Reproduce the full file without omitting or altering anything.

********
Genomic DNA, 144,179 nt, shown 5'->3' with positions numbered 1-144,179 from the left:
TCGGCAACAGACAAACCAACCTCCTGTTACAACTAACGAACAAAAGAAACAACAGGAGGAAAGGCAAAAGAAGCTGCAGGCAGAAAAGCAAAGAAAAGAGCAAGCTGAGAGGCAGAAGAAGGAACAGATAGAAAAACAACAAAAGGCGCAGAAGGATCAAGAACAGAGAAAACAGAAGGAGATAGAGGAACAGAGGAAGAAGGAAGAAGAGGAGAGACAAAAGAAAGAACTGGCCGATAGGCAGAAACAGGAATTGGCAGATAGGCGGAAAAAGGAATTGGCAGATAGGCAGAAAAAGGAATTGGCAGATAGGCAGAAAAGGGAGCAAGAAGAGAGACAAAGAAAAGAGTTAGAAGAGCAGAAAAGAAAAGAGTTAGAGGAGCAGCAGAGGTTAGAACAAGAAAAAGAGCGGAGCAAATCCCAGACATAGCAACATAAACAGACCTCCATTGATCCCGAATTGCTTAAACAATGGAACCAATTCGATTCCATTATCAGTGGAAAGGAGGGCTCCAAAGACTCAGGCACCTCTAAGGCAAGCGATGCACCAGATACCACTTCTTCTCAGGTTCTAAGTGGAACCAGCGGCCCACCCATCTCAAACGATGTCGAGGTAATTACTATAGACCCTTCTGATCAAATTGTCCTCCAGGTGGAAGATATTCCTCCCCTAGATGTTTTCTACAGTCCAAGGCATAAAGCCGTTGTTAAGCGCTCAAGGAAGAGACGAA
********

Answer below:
Genomic DNA, 144,179 nt, shown 5'->3' with positions numbered 1-144,179 from the left:
TCGGCAACAGACAAACCAACCTCCTGTTACAACTAACGAACAAAAGAAACAACAGGAGGAAAGGCAAAAGAAGCTGCAGGCAGAAAAGCAAAGAAAAGAGCAAGCTGAGAGGCAGAAGAAGGAACAGATAGAAAAACAACAAAAGGCGCAGAAGGATCAAGAACAGAGAAAACAGAAGGAGATAGAGGAACAGAGGAAGAAGGAAGAAGAGGAGAGACAAAAGAAAGAACTGGCCGATAGGCAGAAACAGGAATTGGCAGATAGGCGGAAAAAGGAATTGGCAGATAGGCAGAAAAAGGAATTGGCAGATAGGCAGAAAAGGGAGCAAGAAGAGAGACAAAGAAAAGAGTTAGAAGAGCAGAAAAGAAAAGAGTTAGAGGAGCAGCAGAGGTTAGAACAAGAAAAAGAGCGGAGCAAATCCCAGACATAGCAACATAAACAGACCTCCATTGATCCCGAATTGCTTAAACAATGGAACCAATTCGATTCCATTATCAGTGGAAAGGAGGGCTCCAAAGACTCAGGCACCTCTAAGGCAAGCGATGCACCAGATACCACTTCTTCTCAGGTTCTAAGTGGAACCAGCGGCCCACCCATCTCAAACGATGTCGAGGTAATTACTATAGACCCTTCTGATCAAATTGTCCTCCAGGTGGAAGATATTCCTCCCCTAGATGTTTTCTACAGTCCAAGGCATAAAGCCGTTGTTAAGCGCTCAAGGAAGAGACGAA